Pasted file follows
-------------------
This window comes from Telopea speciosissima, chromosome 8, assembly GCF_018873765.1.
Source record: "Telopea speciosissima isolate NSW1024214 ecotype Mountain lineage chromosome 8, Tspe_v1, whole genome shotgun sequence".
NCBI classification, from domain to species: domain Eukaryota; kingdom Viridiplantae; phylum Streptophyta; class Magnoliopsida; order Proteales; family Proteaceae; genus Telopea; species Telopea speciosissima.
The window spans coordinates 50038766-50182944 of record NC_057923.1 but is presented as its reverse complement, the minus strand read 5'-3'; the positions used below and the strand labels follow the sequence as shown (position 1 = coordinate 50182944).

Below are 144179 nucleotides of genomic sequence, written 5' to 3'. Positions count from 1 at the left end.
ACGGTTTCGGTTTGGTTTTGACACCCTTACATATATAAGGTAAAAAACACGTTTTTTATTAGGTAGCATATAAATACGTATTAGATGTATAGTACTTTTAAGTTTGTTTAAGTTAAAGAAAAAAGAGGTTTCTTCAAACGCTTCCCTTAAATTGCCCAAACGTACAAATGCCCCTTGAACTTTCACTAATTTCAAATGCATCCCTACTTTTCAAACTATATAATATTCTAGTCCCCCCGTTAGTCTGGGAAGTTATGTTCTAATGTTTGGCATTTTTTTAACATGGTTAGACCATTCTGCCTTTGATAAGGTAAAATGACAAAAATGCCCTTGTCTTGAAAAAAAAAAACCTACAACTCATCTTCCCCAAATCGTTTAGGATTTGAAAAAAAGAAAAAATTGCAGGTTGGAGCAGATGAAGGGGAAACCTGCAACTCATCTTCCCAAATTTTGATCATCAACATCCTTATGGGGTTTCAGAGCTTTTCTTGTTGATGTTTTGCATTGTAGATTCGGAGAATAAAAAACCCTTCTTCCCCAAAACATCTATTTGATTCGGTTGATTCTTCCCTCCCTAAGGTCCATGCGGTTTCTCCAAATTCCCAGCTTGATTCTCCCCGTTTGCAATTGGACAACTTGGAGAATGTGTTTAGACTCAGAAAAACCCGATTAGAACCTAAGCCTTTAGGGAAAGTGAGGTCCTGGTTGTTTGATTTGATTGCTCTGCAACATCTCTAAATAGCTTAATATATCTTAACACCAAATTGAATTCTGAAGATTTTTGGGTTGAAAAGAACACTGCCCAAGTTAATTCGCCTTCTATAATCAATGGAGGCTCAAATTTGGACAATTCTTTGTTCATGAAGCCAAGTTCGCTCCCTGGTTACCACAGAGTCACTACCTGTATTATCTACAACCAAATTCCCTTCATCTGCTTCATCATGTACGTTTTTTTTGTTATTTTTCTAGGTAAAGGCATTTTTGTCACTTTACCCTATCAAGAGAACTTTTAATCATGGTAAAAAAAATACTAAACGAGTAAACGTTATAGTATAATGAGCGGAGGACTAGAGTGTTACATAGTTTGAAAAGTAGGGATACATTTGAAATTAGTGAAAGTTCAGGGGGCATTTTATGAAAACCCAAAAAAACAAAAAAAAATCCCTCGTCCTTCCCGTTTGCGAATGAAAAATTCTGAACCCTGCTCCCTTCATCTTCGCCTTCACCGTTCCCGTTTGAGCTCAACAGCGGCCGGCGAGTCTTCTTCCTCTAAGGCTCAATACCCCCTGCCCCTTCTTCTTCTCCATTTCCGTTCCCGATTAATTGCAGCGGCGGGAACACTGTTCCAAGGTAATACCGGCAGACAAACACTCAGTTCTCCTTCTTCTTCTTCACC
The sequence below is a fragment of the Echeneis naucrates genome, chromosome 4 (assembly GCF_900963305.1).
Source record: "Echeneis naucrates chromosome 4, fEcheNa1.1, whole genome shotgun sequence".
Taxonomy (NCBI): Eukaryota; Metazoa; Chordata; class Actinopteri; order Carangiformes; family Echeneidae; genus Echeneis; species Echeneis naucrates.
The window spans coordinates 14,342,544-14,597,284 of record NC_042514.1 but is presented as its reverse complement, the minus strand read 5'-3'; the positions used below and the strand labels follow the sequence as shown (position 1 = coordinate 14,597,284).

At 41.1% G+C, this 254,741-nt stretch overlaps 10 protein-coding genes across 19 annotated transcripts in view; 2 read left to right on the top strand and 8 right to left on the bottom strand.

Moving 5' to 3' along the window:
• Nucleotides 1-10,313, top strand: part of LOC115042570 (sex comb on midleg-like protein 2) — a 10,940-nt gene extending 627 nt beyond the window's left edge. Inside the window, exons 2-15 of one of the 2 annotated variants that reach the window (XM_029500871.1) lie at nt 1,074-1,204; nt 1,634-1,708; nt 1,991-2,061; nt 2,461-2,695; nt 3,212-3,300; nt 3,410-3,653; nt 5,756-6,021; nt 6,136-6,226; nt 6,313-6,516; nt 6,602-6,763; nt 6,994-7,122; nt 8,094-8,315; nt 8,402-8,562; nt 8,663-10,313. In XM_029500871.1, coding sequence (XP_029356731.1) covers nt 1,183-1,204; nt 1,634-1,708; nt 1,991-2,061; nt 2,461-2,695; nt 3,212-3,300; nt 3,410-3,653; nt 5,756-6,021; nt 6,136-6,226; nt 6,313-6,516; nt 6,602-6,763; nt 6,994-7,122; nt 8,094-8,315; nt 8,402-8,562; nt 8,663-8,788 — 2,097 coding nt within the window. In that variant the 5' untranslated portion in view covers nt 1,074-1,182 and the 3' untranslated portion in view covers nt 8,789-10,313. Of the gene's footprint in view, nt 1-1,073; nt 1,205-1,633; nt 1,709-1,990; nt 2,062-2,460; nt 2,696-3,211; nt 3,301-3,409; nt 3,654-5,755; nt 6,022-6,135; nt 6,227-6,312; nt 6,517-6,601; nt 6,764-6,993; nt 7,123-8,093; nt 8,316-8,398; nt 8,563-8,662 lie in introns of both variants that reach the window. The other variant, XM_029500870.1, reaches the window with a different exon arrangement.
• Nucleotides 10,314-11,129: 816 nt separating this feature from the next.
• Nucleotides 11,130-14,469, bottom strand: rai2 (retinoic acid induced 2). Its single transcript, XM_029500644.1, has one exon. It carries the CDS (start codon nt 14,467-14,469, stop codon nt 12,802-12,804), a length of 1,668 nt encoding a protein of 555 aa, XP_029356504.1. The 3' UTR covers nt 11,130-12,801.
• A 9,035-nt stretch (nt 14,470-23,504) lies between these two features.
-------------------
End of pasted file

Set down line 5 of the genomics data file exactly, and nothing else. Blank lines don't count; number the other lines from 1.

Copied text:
Below are 144179 nucleotides of genomic sequence, written 5' to 3'. Positions count from 1 at the left end.